The growth of Online Travel Agencies (OTAs) over the last decade has posed both real opportunities and major risks for the hospitality industry. These positives and challenges are particularly pronounced for independent properties around the world – both larger hotels/resorts and smaller, owner operators. Such properties, regardless of size, often lack the digital marketing skills and knowledge to effectively build a strong online presence of their own. This gap has been seized by OTAs – sophisticated digital intermediaries that market these businesses online and command a commission (and other benefits) for doing so.
However, building a balanced approach to online distribution – especially with the right mix of direct vs. OTA bookings – is critical to driving success in the hospitality industry.
The global OTA landscape is currently dominated by Expedia (which also owns Travelocity, Orbitz, Wotif and HomeAway) and Booking.com (part of the Priceline Group). In many markets they operate as an effective duopoly. They charge between 15-30% in commissions and can commonly control more than 50% of a hotel’s online bookings. These two dominant OTAs are now seeing increased competition from TripAdvisor and Google, who are now more assertively driving online booking revenue (to complement their advertising business). One important difference: though their commissions are still significant (e.g., 15%), they offer “direct bookings,” passing the booking and therefore control of the guest’s information to the property’s own reservation system.
It must be acknowledged upfront that all these OTAs are an important marketing partner and a valuable source of bookings – especially for harder to reach travelers such as international visitors (especially in foreign language or emerging markets). OTAs have been true innovators: pioneers in highly sophisticated and personalized digital marketing, in building major global brands and in popularizing online travel bookings around the world. They have built a dominant position in many markets, with travelers in a number of countries demonstrating a preference to book via an OTA rather than with the hotel directly. The latest research shows this strength in OTA bookings in the U.S. (and many other markets) is particularly pronounced in younger, more brand agnostic travelers.
Phocuswright’s U.S. Consumer Travel Report, Eighth Edition, 2016
However, there are also real risks and challenges to becoming overly reliant on OTA bookings for accommodation properties. These can be boiled down to four areas: yield, ownership, pricing control and tax:
OTA commissions have settled close to a 20% average for the two dominant OTAs, Expedia and Booking.com, with the former lowering their commissions from 25% in some instances and Booking.com increasing their standard commission range to 15-18% with higher rates for properties willing to pay for better placement. A commission of around one-fifth of gross revenue on any significant level of business has major implications for yield. This is especially true in competitive or price-sensitive markets, in off seasons on discounted rates and for more “generic” hotels without a unique value proposition. The result of an over reliance on OTA bookings can have a major impact on profitability and therefore the ability to reinvest in the property and marketing.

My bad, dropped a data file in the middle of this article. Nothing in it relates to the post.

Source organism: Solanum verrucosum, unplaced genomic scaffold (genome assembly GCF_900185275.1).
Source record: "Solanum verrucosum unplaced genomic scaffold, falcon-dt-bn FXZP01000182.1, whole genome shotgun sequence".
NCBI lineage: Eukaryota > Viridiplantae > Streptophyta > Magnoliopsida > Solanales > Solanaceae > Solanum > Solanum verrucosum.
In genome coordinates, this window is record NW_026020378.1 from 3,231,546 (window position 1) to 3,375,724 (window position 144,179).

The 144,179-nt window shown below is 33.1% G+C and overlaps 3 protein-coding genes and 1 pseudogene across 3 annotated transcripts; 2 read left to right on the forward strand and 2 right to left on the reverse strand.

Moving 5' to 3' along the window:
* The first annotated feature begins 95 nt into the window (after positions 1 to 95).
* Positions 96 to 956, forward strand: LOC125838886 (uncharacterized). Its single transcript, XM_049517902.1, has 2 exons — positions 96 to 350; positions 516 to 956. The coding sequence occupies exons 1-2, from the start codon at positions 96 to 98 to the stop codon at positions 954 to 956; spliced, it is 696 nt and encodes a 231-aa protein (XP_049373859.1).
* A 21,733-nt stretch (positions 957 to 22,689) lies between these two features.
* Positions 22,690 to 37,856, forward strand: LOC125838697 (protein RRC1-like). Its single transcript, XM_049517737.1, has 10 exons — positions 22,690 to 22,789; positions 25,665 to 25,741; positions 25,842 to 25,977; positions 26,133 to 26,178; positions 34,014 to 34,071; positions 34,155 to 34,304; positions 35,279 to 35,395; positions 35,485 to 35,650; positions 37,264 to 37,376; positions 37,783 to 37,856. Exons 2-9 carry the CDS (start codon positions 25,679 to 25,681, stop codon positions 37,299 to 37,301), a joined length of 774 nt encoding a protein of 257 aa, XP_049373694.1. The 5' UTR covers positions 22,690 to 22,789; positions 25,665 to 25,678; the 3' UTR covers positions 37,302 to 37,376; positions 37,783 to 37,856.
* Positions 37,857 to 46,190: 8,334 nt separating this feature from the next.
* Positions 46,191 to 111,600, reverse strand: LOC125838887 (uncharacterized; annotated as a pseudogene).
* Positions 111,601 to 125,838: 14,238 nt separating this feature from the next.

2. Ownership of the Guest
Arguably this factor is far more significant than the cost of OTA commissions but is often poorly understood by the industry. Visitors who book through OTAs may be a guest of the property but are customers of the OTA. No contact information is provided to the property to understand their needs, build a customer database or to remarket to them. OTAs control, re-market and, in fact, re-sell this customer information to marketing and Big Data partners for significant ancillary revenue. Information is power, and in managing the guest relationship and the opportunity to sell them other destinations, properties and travel products, OTAs have huge market strength.
3. Pricing Control
OTAs have fostered an environment of price-led marketing where brands, service and value is often subsidiary to deals or to properties willing to pay a higher commission to be featured first. OTAs can also undercut a property’s lowest published rate using some of their commissions; the latest in OTAs' assertive promotion of a “Best Price Guarantee.” In an OTA-dominated market, hotels are increasingly price takers not price setters.
Like other multinationals such as Apple, Facebook and Google, OTAs have been extremely aggressive in minimizing their tax obligations in many states, cities and countries around the world. In many jurisdictions they have been slow to pay bed, sales, VAT or GST taxes on their commissions – impacting the revenue of CVBs and government entities committed to supporting tourism and communities. Most independent properties and hotels by comparison need to meet their full tax obligations – creating an uneven playing field on the cost of doing business.
Miles sponsored the largest-ever study of independent hotels and what drives their marketing success (see source below). Some of its key insights are included in Part 2 of this blog.
It is the full recognition of these issues that has prompted most major multinational hotel groups to assertively seek to rebuild their level of direct bookings (see Part 2 of this blog).
In summary, OTAs are important marketing partners to the accommodation sector, creating valuable business especially in hard-to-reach markets or periods of soft demand. However, properties that become overly reliant on OTA bookings, especially from their core markets or regular guests, face significant risks and challenges.
In Part 2 of this blog we cover the seven specific actions and skills that hotels need to foster a smart balance of OTA and direct online business.
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